Bluesman Austin “Walkin’ Cane” Charanghat brings his slide guitar and soulful voice to the Pocahontas County Opera House Saturday at 7:30 p.m. Tickets are $8.
Walkin’ Cane has a blues gumbo repertoire that can conjure up the ghosts of Highway 61 and the delta blues experience. He has traveled all over the world — from New Orleans, La., to Belfort, France, England, Wales, and even Kathmandu, Nepal.
Along the way, Walkin’ Cane has acquired a number of blues and instrumentalist awards. He has opened for or performed with a number of other notable musicians, including B.B. King, Buddy Guy, Taj Mahal, Dr. John, Gregg Allman, Lynyrd Skynyrd, Ted Nugent, BR549 and many others.
Charanghat walked for 10 years with a cane due to an arterial venous malformation at birth. While performing on Bourbon Street in New Orleans, a homeless man called out “Hey, Walkin’ Cane, got some spare change for a brother?”
Charanghat took the jibe as his nickname.
In 1996, after years of battling the inevitable, his left leg was amputated below the knee. A year after the surgery, he returned to the music scene stronger and without need of a cane.
In 2002, Charanghat and Karen Starks were married at Sun Studios in Memphis, Tennessee. Immediately after the ceremony, he recorded his album “706 Union Ave.” at the legendary studio.
“The thought of getting married and recording in the same room where many of my heroes took their first steps was incredible,” says Charanghat.
Walkin’ Cane honed his musical chops with years of studying the masters of the blues. Such influences include Willie Dixon, Robert Johnson, Son House, Blind Willie Johnson, Howlin’ Wolf, Muddy Waters, Taj Mahal, B.B. King, Albert King, Professor Longhair and Snooks Eaglin just to name a few.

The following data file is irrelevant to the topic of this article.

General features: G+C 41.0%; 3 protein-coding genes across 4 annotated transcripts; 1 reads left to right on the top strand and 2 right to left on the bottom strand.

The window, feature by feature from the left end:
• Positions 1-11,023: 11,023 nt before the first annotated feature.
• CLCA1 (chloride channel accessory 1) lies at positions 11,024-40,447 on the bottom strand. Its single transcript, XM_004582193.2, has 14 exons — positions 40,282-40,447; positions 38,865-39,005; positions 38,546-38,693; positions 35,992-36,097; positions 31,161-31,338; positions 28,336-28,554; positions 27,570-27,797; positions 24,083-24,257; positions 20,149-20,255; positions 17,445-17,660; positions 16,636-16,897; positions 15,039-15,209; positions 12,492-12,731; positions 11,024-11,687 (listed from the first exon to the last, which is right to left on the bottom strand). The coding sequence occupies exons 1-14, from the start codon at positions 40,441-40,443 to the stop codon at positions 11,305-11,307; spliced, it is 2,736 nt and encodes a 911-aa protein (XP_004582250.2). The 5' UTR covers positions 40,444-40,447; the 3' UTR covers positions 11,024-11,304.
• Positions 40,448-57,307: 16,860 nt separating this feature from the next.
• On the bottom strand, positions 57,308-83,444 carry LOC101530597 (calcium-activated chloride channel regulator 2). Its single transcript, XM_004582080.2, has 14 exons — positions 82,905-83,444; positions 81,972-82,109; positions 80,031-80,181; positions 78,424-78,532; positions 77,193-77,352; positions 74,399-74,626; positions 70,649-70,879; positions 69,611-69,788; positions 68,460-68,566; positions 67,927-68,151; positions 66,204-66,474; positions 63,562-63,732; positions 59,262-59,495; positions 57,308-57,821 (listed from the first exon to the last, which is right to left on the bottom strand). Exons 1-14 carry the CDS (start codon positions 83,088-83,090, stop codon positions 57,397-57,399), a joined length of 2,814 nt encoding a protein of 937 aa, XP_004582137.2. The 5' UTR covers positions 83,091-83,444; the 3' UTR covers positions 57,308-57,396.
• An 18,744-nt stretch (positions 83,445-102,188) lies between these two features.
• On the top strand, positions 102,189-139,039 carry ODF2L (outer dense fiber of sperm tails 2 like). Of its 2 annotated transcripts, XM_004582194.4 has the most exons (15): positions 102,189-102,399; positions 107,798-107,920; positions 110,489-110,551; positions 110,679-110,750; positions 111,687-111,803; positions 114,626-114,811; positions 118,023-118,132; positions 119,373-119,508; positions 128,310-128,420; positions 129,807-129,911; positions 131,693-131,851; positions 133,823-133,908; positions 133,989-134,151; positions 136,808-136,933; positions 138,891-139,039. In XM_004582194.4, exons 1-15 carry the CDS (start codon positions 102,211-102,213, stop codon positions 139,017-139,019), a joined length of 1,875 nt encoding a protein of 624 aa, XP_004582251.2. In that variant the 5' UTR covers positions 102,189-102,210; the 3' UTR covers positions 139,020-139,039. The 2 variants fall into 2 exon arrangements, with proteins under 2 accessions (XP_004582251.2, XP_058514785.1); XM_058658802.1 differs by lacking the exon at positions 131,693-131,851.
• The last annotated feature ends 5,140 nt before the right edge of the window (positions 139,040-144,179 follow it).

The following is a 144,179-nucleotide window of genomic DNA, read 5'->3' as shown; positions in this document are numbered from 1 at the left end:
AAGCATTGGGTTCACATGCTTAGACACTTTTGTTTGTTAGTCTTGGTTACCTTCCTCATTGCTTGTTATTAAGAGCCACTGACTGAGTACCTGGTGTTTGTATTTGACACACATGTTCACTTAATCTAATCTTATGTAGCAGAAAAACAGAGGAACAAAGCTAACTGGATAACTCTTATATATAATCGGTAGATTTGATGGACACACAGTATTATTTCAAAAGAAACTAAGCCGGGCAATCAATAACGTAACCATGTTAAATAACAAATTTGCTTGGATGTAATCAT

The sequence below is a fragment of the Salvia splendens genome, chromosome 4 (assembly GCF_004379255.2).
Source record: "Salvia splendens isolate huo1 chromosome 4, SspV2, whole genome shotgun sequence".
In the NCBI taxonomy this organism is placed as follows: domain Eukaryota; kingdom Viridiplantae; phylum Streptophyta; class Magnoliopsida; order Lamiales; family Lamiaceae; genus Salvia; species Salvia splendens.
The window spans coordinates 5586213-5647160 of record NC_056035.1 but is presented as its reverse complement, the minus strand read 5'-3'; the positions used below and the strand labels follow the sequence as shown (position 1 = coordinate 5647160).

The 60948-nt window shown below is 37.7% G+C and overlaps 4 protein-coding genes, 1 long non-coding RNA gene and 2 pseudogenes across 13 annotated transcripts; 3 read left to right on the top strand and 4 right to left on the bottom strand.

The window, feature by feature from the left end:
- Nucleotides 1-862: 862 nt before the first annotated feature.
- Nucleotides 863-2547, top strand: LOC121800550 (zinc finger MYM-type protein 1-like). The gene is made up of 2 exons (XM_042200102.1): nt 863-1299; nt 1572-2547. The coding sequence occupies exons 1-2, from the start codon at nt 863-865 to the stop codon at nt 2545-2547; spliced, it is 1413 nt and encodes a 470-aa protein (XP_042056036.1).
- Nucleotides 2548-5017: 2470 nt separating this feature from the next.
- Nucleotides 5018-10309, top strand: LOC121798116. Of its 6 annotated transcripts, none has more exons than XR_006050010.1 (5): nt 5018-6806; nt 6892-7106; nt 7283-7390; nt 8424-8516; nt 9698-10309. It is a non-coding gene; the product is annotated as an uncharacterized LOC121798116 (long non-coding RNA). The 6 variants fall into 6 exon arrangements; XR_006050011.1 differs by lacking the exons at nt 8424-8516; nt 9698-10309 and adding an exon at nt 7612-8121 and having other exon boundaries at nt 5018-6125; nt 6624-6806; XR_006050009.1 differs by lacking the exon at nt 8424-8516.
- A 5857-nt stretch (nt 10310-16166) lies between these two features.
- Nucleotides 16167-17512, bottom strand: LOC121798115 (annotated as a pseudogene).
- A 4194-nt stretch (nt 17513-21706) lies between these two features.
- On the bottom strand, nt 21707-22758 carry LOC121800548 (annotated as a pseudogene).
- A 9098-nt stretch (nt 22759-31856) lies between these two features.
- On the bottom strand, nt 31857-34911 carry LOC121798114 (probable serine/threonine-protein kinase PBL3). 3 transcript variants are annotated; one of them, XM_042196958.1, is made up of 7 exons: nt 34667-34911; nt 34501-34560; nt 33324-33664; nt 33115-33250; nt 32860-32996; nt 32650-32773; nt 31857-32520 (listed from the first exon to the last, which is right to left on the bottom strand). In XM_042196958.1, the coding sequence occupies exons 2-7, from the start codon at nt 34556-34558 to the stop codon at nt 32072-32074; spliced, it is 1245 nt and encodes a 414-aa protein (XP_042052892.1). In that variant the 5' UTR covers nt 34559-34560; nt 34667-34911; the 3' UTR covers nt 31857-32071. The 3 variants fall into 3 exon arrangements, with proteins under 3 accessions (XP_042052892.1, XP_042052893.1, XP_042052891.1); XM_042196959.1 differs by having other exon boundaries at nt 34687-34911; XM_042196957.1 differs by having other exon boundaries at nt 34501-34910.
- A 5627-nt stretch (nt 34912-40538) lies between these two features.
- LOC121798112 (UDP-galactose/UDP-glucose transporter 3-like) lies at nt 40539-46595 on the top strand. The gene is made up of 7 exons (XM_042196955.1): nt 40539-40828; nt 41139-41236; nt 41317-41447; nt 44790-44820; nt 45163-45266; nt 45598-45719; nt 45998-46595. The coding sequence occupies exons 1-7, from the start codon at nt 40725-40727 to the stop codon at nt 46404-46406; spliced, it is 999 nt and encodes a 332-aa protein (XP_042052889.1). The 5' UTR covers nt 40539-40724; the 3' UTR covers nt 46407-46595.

In addition to his stage performances, Walkin’ Cane has created an hour long presentation titled “Highway 61 and the Blues.” It has been performed as a master class at several universities and at Blues In The Schools presentations for children in elementary through high school. The show is a blues history that begins in the swamps of New Orleans continues through the birthplace of the blues in the Mississippi delta, following the legendary highway north to the electrified blues of Chicago.
Walkin’ Cane’s “Murder of a Blues Singer,” recorded in 2008, was inspired by an after hour dinner conversation with blues legend Robert Junior Lockwood.
Inherently the album is saturated in classic delta blues, as were the tales of Lockwood’s stepfather, Robert Johnson, who was poisoned by a jealous husband in a 1937 Mississippi juke joint. Lockwood had agreed to perform on the record, but fate had changed that path with his passing at age 91.
Doors at the Opera House open at 6:30 p.m. Saturday. Children 17 and under are admitted free of charge. Tickets are available in advance at pocahontasoperahouse.org and at the 4th Avenue Gallery in Marlinton.
The Pocahontas County Opera House is located at 818 Third Avenue in Marlinton.
For more information, call 304-799-6645.